Why are police so rarely found guilty of killing civilians?
An expert explains
This week, a South Carolina jury failed to convict Officer Michael Slager in the killing of Michael Scott.
The judge declared a mistrial after one vote hung the jury – meaning they could not return a guilty verdict to convict Slager should of murder or voluntary manslaughter, after video footage showed him shooting Scott in the back.
To some, it looks like Slager’s trial was just another example of a white officer killing an unarmed black civilian and seemingly getting away with it.
But is there a reason for this? How could an officer not end up with a charge, even with what seems to be blindingly-clear evidence?
We asked Tom Nolan, a Criminology professor at Merrimack and 27-year veteran of the Boston Police Department, to find out more.
How can officers like Michael Slager avoid conviction?
There are several issues at stake – first is the secrecy involved in a grand jury, and the fact it’s exclusively controlled by the prosecutor. So there’s no defense attorney, there’s no cross-examination, there’s no defendant present. The only people present are the grand jurors and the prosecutor, and the various witnesses who the prosecutor chooses to call. The direction of the grand jury proceeding is entirely under the control of the prosecutor. Whether or not an indictment is to be obtained is largely up to the prosecutor. He recommends to the jurors, either you indict or you do not indict.
In cases involving police officers and the use of deadly force, we have repeatedly seen the grand jury process fail to indict police officers and give the veneer of legitimacy to the process.
Another issue that is confounding is even when police officers are charged, and we’ll use the cause of Officer Michael Slager in South Carolina, people who serve on juries will typically give the benefit of the doubt to the police officer. People are under the impression that policing is an extremely dangerous occupation where officers are confronted by violent situations on a daily basis. This simply isn’t the case. This is largely a construction of popular culture and the media.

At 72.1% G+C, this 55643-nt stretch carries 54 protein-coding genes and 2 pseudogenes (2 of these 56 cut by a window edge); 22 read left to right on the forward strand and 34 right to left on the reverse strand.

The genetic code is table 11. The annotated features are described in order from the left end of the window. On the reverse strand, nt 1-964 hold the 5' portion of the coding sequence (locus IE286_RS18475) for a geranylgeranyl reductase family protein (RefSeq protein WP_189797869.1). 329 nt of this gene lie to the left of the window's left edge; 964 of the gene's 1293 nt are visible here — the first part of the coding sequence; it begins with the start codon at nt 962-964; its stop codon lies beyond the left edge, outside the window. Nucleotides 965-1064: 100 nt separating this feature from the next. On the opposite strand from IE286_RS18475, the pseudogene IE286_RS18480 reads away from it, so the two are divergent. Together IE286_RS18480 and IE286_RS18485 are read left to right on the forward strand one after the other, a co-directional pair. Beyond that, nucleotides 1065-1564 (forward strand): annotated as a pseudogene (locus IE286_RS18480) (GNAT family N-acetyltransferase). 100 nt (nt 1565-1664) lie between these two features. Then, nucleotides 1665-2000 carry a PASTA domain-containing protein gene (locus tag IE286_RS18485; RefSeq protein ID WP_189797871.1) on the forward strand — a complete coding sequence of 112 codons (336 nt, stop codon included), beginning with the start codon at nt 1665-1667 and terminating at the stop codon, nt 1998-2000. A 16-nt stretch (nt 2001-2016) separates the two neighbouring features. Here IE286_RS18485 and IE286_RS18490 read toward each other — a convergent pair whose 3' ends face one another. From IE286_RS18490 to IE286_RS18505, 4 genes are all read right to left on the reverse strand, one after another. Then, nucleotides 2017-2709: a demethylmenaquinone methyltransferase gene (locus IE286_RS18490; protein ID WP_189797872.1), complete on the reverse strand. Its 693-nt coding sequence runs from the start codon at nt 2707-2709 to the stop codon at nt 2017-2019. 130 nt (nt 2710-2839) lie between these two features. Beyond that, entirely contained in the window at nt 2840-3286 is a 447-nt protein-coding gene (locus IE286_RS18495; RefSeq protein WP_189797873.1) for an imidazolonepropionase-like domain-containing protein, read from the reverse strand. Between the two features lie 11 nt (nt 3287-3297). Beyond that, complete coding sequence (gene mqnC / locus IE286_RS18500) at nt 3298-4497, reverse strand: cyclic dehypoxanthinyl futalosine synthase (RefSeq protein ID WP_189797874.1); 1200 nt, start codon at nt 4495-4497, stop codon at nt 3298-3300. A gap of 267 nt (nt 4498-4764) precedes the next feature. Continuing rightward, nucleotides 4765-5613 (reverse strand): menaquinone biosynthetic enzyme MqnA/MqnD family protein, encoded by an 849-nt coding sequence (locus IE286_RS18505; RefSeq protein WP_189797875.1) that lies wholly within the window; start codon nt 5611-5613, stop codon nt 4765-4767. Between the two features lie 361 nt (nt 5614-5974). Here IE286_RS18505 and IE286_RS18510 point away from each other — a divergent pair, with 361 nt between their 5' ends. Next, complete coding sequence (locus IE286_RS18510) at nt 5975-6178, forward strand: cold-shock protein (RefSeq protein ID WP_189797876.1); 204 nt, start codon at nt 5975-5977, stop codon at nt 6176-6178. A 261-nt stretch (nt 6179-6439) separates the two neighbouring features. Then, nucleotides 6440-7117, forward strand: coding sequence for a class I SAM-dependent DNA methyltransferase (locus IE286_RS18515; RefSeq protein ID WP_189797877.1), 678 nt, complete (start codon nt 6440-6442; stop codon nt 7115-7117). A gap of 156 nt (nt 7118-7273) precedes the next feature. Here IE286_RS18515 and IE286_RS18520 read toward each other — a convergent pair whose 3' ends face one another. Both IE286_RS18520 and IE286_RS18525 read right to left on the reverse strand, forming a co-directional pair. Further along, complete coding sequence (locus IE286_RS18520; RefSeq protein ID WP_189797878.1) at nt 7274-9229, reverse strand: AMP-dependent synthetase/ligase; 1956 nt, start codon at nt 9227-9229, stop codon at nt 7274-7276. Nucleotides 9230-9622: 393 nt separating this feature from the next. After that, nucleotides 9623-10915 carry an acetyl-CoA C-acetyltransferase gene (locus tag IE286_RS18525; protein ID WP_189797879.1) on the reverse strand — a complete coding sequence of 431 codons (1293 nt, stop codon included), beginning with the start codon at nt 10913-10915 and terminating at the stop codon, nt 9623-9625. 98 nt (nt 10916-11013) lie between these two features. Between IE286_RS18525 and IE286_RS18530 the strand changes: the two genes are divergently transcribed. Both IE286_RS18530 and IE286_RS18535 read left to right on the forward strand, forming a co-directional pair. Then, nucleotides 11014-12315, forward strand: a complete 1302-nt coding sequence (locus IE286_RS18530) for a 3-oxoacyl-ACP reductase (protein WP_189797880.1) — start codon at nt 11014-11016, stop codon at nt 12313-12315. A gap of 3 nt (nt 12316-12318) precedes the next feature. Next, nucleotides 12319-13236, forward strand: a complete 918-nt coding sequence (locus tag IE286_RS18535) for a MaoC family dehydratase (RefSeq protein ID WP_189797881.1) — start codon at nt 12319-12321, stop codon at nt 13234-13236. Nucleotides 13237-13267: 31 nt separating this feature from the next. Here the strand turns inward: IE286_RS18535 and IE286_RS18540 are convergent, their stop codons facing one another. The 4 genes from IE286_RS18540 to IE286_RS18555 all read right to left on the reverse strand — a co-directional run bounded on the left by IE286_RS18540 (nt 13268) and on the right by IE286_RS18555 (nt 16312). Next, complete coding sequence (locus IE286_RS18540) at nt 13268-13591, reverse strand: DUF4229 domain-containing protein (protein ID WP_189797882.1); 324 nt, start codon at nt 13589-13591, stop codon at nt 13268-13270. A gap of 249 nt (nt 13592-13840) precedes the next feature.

So people who serve on juries are under the impression that police are constantly called upon to make split-second life and death decisions, and if an error is made, it is a good faith error on the part of the police officer, and the benefit of the doubt should go to the officer. That’s what we saw in South Carolina, where one juror in an almost all-white jury was successful in hanging the jury. The judge was forced to declare a mistrial. The prosecutor has vowed to try Slager again, but no-one who comments on these issues would be surprised if a similar result occurs at the next trial.
It’s an uphill battle for any prosecutor to successfully convict, let alone indict, a police officer in a wrongful death situation. And then you have this other issue and that’s the close, collaborative relationship between country prosecutors and police agencies. These are law enforcement officials who work hand-in-hand on a daily basis. To expect that a county prosecutor is going to criminally charge that police officer is not reality. It’s not realistically going to happen. You have this incestuous relationship between police departments and county prosecutors, that’s going to lead to a reluctance for them to move essentially against a colleague.